in an already very disturbed world. On a scale, this isn’t a Super Biggie, but I consider it bleakly indicative.
The Times of London is reporting that Royal Dutch Shell oil company (Shell) is abandoning its alternative energy plans. This is not a good thing, IMHO, as they intend to focus on oil, gas and biofuels. Well – oil is at or just past peak, gas is not far behind and biofuels are not an optimal method of keeping things going. This refocusing really only means one thing as far as I can see – they have changed their vision of the likelihood of their scenarios.
Last year, a letter came out of Shell, (From: Jeroen van der Veer, Chief Executive, To: All Shell employees, 22 January 2008, Subject: Shell Energy Scenarios)
that said, and I quote:
The first, a scenario we call Scramble, resembles a race through a mountainous desert. Like an off-road rally, it promises excitement and fierce competition. However, the unintended consequence of “more haste” will often be “less speed” and many will crash along the way.
The alternative scenario, called Blueprints, has some false starts and develops like a cautious ride on a road that is still under construction. Whether we arrive safely at our destination depends on the discipline of the drivers and the ingenuity of all those involved in the construction effort. Technical innovation provides for excitement.
It goes on to discuss their preference for the Blueprints Scenario. And by investing in alternative energy systems, they were investing in the Blueprints Scenario. by abandoning their efforts in alternative energy, the obvious conclusion is they no longer believe the Blueprints Scenario is the likely one, and that the Scramble Scenario is the more likely, and they are positioning themselves for the grinding disaster of such a Scramble. This is NOT good, IMHO.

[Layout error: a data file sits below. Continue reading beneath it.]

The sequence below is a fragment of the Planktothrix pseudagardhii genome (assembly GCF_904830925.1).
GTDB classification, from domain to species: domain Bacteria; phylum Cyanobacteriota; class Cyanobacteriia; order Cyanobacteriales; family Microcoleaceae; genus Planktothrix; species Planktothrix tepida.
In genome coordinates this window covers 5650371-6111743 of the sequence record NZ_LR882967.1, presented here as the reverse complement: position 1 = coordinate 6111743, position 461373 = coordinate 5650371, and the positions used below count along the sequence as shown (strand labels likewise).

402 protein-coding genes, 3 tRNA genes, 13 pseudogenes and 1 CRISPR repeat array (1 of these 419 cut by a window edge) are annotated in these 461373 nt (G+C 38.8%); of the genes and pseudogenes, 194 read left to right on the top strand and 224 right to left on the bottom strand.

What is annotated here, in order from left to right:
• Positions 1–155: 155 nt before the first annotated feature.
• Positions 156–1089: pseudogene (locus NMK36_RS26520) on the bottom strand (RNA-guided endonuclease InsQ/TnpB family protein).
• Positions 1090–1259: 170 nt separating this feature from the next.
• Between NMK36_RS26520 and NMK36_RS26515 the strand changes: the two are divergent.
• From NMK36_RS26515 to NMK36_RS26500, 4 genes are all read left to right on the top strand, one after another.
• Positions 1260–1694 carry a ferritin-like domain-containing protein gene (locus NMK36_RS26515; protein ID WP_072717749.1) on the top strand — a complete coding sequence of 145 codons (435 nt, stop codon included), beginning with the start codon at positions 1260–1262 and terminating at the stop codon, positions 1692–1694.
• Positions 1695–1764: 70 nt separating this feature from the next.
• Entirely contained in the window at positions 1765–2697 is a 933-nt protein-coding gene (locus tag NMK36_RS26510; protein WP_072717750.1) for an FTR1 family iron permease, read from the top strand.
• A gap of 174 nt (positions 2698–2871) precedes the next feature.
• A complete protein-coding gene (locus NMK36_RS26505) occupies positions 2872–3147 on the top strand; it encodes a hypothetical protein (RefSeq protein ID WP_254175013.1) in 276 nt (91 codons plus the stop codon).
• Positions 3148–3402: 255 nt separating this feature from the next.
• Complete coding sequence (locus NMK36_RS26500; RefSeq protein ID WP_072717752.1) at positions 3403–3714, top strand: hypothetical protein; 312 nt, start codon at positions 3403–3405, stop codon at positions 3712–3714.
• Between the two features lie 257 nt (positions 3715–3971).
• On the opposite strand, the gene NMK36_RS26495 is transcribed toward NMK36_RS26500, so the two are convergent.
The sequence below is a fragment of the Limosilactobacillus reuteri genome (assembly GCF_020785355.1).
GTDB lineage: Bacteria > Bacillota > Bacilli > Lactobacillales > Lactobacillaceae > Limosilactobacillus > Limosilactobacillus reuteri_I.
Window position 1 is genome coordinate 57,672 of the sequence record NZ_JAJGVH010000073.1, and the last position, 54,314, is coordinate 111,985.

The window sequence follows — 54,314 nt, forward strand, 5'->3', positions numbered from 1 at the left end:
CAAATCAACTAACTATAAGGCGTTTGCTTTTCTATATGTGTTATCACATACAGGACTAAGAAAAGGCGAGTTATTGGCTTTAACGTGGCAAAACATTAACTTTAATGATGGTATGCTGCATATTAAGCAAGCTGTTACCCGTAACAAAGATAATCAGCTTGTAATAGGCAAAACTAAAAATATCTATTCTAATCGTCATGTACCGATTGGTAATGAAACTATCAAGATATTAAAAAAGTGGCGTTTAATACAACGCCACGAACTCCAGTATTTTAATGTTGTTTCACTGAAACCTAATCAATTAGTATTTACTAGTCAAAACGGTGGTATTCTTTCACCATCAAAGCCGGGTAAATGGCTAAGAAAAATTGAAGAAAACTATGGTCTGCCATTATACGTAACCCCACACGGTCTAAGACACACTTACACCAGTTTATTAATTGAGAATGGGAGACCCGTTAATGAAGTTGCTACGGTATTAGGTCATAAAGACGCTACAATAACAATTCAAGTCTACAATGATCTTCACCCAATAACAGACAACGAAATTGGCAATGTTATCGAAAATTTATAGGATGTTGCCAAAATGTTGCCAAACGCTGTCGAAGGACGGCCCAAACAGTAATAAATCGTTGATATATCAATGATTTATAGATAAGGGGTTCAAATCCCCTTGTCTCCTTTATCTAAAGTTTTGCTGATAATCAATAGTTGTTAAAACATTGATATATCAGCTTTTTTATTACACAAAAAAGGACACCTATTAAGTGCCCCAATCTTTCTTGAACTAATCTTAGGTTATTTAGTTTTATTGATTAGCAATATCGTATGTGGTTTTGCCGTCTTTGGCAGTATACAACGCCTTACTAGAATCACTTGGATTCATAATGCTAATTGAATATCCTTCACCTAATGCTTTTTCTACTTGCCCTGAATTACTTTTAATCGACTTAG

A Scramble scenario means drastically asymmetric production and distribution of resources – haves and have nots – and Shell is interested in being a “Have”. However, it is clear that as resources tighten and become increasingly difficult to obtain, the trend toward nationalisation of said resources will be necessary by the governments of the nations located on top of these resources, especially if the nation is small. This will only work to the disadvantage of “oil companies” as they are already minority stakeholders in the world oil market with only (IIRC) 17% ownership of energy resources. A Scramble Scenario will pit nation against nation for what lies beneath them, (per Klare) and the ongoing humanitarian disaster in the botched war in Iraq obviously does not serve as a desirable model.
In conclusion, Shell (a company with a long history of brutality) abandoning alternative energy development is a canary in a coal mine moment. These people spend a lot of money developing scenarios and models, and when they decide to shift billions of dollars of research, they don’t do it on a whim. Simply, they are expecting a deeply suboptimal future and are positioning themselves to profit from it. Nice.